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Eyetracking Guide


Resources

Generic demographics form

Examples

Regioned sentences

Eyetracking script

Example running log

Blank log template

Analysis


Single line reading experiments

Gathering data

Preparing to run

Create a region file for your items

Creating a region file for your items

Create a text file of your stimuli, then insert region boundaries using forward slashes. This needs to be done for every line; consider using greps or other regular expression tools to do this automatically (see here).

Regioning conventions

  • For a given critical word or words, the whitespace before it is typically included in the region.
  • There MUST be a backslash on the final region, before the newline '\n'.
  • There is no whitespace before the first word.

As an example, a regioning of this sentence:

17 81 Which basketball players is the coach planning to use this season?\n

Might be:

17 81 /Which basketball players/ is the coach/ planning/ to use this season?/\n

Once you have inserted all breaks in the sentences, take the resulting file (suppose it's called 'annotated_sents.txt'), and use the makeRegions.py file to convert it into a CNT file. From the command line:

python Scripts/makeRegions.py 'annotated_sents.txt'

where you pass the name of the file you just made as a command-line argument to makeRegions.py. This should create a file called 'output.reg.txt' in which every line looks like this:

17 81 6 0 0 24 0 31 0 37 0 46 0 66 0
(COND#) (ITEM NO.) (NO. REGIONS) (X1START) (Y1START) (X2START) (Y2START) (X3START) (Y3START) ...

For single line experiments, only the XSTART bits matter. In this example, for Item 81, Condition 17, the first region begins at (character) 0 and goes up to but does not include character 24; the second region begins at 24, and goes up to but does not include 31; and so on.

Look over your work!

Errors in regioning are super easy to make, super difficult to notice later on, and mess up your data like crazy.

Take the output.reg.txt file, and inspect it carefully at this point. Check that every item has the number of regions you expect, and check that they all look right. Sample a couple of lines randomly, and confirm by hand that the region limits in output.reg.txt are indeed what they should be. If you have a very predictable manipulation (e.g you know the region limits in condition 2 should always be one character later than in condition 1), then you should also eyeball all the regions and confirm that they fit the template.

You'll need this (double-checked!) file later on.

Create a script file to run your eyetracking experiment

Creating a script file using Scripter2

Assuming you have your items in a spreadsheet, you can use Scripter2 to format them the way the Eyetrack program requires. You'll need to organize your items as required by Scripter2, all items following this order (the header isn't used, so the naming doesn't matter):

Condition Item Dependent Trial Type Answer Timeout (in ms) Sentence 1 (Sentence 2)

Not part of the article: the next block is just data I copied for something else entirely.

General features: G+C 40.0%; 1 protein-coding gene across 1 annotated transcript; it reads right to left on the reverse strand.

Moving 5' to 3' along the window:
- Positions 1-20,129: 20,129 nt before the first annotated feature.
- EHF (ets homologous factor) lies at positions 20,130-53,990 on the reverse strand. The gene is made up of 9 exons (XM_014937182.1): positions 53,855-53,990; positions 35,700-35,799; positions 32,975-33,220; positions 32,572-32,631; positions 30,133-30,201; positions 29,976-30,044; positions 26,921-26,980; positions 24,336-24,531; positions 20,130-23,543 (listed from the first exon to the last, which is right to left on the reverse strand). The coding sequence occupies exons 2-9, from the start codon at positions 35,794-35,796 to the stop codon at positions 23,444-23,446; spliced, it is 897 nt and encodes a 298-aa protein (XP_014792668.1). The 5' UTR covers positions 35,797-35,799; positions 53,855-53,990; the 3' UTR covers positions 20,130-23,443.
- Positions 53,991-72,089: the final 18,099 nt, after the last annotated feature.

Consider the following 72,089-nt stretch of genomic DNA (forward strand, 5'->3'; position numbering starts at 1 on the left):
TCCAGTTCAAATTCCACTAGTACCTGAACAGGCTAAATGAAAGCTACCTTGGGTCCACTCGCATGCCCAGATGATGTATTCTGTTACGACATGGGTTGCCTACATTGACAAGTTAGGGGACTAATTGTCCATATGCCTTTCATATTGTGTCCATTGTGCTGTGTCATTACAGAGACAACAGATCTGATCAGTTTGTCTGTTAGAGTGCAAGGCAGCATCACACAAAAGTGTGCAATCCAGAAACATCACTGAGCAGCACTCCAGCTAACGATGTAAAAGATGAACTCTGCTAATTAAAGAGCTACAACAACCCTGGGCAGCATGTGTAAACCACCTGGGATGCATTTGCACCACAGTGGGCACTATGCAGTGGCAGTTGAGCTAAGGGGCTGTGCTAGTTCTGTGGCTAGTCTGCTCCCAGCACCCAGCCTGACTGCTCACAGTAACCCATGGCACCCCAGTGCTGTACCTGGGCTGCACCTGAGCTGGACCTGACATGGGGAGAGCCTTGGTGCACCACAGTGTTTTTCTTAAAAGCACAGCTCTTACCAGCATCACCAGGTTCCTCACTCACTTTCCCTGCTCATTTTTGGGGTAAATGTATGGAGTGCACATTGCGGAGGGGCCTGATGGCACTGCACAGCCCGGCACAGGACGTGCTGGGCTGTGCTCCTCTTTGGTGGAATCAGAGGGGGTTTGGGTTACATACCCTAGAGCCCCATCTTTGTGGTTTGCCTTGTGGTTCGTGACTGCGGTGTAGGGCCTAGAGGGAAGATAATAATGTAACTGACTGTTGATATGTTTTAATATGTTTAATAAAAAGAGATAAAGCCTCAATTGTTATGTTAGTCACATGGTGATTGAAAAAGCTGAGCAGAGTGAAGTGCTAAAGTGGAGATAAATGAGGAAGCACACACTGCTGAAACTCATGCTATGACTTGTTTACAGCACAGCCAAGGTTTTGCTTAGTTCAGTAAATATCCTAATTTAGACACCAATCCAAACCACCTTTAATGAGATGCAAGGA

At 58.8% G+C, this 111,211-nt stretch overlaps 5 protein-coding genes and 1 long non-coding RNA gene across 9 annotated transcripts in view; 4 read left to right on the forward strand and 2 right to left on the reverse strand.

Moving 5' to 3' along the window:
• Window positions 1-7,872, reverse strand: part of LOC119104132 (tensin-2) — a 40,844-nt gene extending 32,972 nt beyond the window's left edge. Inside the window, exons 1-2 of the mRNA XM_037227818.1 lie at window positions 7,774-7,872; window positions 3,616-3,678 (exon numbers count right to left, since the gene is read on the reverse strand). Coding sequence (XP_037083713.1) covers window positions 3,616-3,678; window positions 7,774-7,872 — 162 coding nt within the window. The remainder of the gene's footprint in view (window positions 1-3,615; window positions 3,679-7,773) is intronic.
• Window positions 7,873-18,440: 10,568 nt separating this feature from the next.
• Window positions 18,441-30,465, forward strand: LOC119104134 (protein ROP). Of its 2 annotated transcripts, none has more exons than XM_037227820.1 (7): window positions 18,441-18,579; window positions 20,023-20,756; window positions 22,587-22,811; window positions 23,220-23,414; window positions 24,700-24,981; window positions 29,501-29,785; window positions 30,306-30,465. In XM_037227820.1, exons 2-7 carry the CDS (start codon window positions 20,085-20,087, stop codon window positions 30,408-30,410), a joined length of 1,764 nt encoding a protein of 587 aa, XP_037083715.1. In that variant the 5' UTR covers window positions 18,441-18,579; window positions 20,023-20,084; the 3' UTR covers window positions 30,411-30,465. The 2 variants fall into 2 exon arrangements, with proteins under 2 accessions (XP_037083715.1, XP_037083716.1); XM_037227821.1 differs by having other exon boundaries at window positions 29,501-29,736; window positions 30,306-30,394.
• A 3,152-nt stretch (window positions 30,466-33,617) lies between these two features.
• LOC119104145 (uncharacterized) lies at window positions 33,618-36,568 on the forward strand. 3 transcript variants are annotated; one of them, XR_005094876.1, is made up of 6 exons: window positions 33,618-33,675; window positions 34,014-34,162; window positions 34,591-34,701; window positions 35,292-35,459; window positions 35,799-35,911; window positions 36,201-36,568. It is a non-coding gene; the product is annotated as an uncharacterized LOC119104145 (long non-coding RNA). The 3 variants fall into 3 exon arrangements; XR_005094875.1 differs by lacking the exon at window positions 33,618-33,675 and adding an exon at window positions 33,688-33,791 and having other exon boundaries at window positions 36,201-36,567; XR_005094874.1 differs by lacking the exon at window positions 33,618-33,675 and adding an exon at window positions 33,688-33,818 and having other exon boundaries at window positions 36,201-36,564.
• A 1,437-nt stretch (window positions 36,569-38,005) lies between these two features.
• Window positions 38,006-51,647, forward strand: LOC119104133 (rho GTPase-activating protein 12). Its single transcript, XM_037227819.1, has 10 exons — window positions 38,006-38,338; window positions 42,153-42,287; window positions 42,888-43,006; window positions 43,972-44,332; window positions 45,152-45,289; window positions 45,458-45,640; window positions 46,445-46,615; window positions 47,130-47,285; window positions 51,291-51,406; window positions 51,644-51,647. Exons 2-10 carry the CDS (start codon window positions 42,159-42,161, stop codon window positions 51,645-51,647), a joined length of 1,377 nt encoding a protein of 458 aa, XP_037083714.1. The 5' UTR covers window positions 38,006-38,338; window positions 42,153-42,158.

"A spreadsheet formatted and ready to use with Scripter2" Items formatted for use with Scripter2.

For an explanation of the formatting and detailed description of the columns, see chapter 1 of this manual, written by Matthew Abbott while he was an undergraduate RA in Adrian Staub's lab.

After you export the sheet as a tab-delimited file, it should look something like this:

"The tab-delimited file exported from the spreadsheet" The exported text file to use with Scripter2.

In this example, experimental items have conditions 1-4, questions have condition 100, filler items have condition 200, and filler questions have condition 300. Doublecheck that you've coded the conditions properly, and that questions are marked as dependent on their respective item.

From the command line, navigate to the directory that has scripter2 and your items and then run Scripter2.

Running Scripter2 from the command line -- this should be the same across operating systems.

You should specify the name of the input and output files, but can simply skip the specifications for x and y if you're not making any display changes. You definitely do want to generate sequences.

The resulting output file should look similar to this:

You now have a .script file with the items! The trial at the top is essentially a key, made from the header -- before running the script, you should delete it.

In your preferred text editor, copy the following above the items in your script file:

%BeginHeader

Conditions = E1-4
Question = E100
Items 1-48

Fillers
Condition = F200
Questions = F300
Items = 49-119

%EndHeader

set conditions =  5
set experiments = 2
set expConditions = 4 1
set background =  16777215
set foreground =  0
set filterMode = 2
set windowThreshold = 0
set calibration_type = 0
set display_type = LCD

trial_type Message
  text_format =    'Monaco' 12 25 20 20 nonantialiased
  text_weight =    normal non-italic
  button =         Y
  button =         X
  button =         B
  button =         A
  button =         toggle
  button =         leftTrigger
  button =         rightTrigger
  output =         nostream
  trigger =        nogaze
  cursor_size =    0
  dc_delay =       0
  stimulus_delay = 0
  revert =         0
  highlight_color =197148
end Message

trial_type question
  text_format =    'Monaco' 12 48 15 268 nonantialiased
  text_weight =    normal non-italic
  button =         leftTrigger
  button =         rightTrigger
  output =         nostream
  trigger =        nogaze
  cursor_size =    0
  dc_delay =       0
  stimulus_delay = 0
  revert =         0
  highlight_color =1639238
end question

trial_type sentence
  text_format =    'Monaco' 11 24 18 315 nonantialiased
  text_weight =    normal non-italic
  button =         Y
  button =         X
  button =         B
  button =         A
  button =         toggle
  button =         leftTrigger
  button =         rightTrigger
  output =         stream
  trigger =        gaze
  cursor_size =    0
  dc_delay =       0
  stimulus_delay = 0
  revert =         0
  highlight_color =2163302
end sentence

trial P1I1D0
  gc_rect =          (0 0 0 0)
  inline =           |In the following experiment, you will be asked to read a series of \nsentences. Some of the sentences will be followed by a comprehension \nquestion about the sentence. When you have finished reading each sentence,\npress the right trigger on your response pad to advance to the question.\nTo answer a question, press the left trigger to choose the response on the left side of the screen,\nand the right trigger to choose the one on the right side.\nBefore viewing each sentence, you will be asked to fixate on a box \nthat will appear on the left side of the screen.  Upon fixation, the sentence \nscreen will automatically advance.\n\nPlease press the right trigger to begin a practice session.
  max_display_time = 3000000
  trial_type =       Message
end P1I1D0

trial P1I1D1
  gc_rect =          (0 0 0 0)
  inline =           |Very few cars in this garage were made in Japan because this garage specializes in European cars.